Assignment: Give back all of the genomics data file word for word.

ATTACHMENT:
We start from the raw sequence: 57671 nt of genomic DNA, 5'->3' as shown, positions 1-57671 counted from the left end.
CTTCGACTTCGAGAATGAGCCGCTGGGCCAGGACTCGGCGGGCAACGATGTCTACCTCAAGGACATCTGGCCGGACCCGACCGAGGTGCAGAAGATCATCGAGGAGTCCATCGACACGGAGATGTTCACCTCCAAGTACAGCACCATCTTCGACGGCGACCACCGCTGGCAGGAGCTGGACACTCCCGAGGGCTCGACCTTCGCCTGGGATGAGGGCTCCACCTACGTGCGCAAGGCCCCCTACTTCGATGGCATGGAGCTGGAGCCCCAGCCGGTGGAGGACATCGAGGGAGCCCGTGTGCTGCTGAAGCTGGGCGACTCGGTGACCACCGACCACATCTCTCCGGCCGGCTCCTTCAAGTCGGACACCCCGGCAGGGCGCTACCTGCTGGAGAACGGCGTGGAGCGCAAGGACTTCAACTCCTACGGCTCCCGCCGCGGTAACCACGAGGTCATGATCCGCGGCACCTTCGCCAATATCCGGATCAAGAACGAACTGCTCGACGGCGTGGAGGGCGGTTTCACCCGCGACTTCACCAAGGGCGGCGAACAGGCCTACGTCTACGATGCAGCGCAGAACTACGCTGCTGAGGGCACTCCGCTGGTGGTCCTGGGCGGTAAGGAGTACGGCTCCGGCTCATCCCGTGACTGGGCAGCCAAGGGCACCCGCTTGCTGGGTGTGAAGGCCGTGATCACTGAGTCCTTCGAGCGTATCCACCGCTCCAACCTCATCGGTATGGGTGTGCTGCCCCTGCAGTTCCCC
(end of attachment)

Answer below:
We start from the raw sequence: 57671 nt of genomic DNA, 5'->3' as shown, positions 1-57671 counted from the left end.
CTTCGACTTCGAGAATGAGCCGCTGGGCCAGGACTCGGCGGGCAACGATGTCTACCTCAAGGACATCTGGCCGGACCCGACCGAGGTGCAGAAGATCATCGAGGAGTCCATCGACACGGAGATGTTCACCTCCAAGTACAGCACCATCTTCGACGGCGACCACCGCTGGCAGGAGCTGGACACTCCCGAGGGCTCGACCTTCGCCTGGGATGAGGGCTCCACCTACGTGCGCAAGGCCCCCTACTTCGATGGCATGGAGCTGGAGCCCCAGCCGGTGGAGGACATCGAGGGAGCCCGTGTGCTGCTGAAGCTGGGCGACTCGGTGACCACCGACCACATCTCTCCGGCCGGCTCCTTCAAGTCGGACACCCCGGCAGGGCGCTACCTGCTGGAGAACGGCGTGGAGCGCAAGGACTTCAACTCCTACGGCTCCCGCCGCGGTAACCACGAGGTCATGATCCGCGGCACCTTCGCCAATATCCGGATCAAGAACGAACTGCTCGACGGCGTGGAGGGCGGTTTCACCCGCGACTTCACCAAGGGCGGCGAACAGGCCTACGTCTACGATGCAGCGCAGAACTACGCTGCTGAGGGCACTCCGCTGGTGGTCCTGGGCGGTAAGGAGTACGGCTCCGGCTCATCCCGTGACTGGGCAGCCAAGGGCACCCGCTTGCTGGGTGTGAAGGCCGTGATCACTGAGTCCTTCGAGCGTATCCACCGCTCCAACCTCATCGGTATGGGTGTGCTGCCCCTGCAGTTCCCC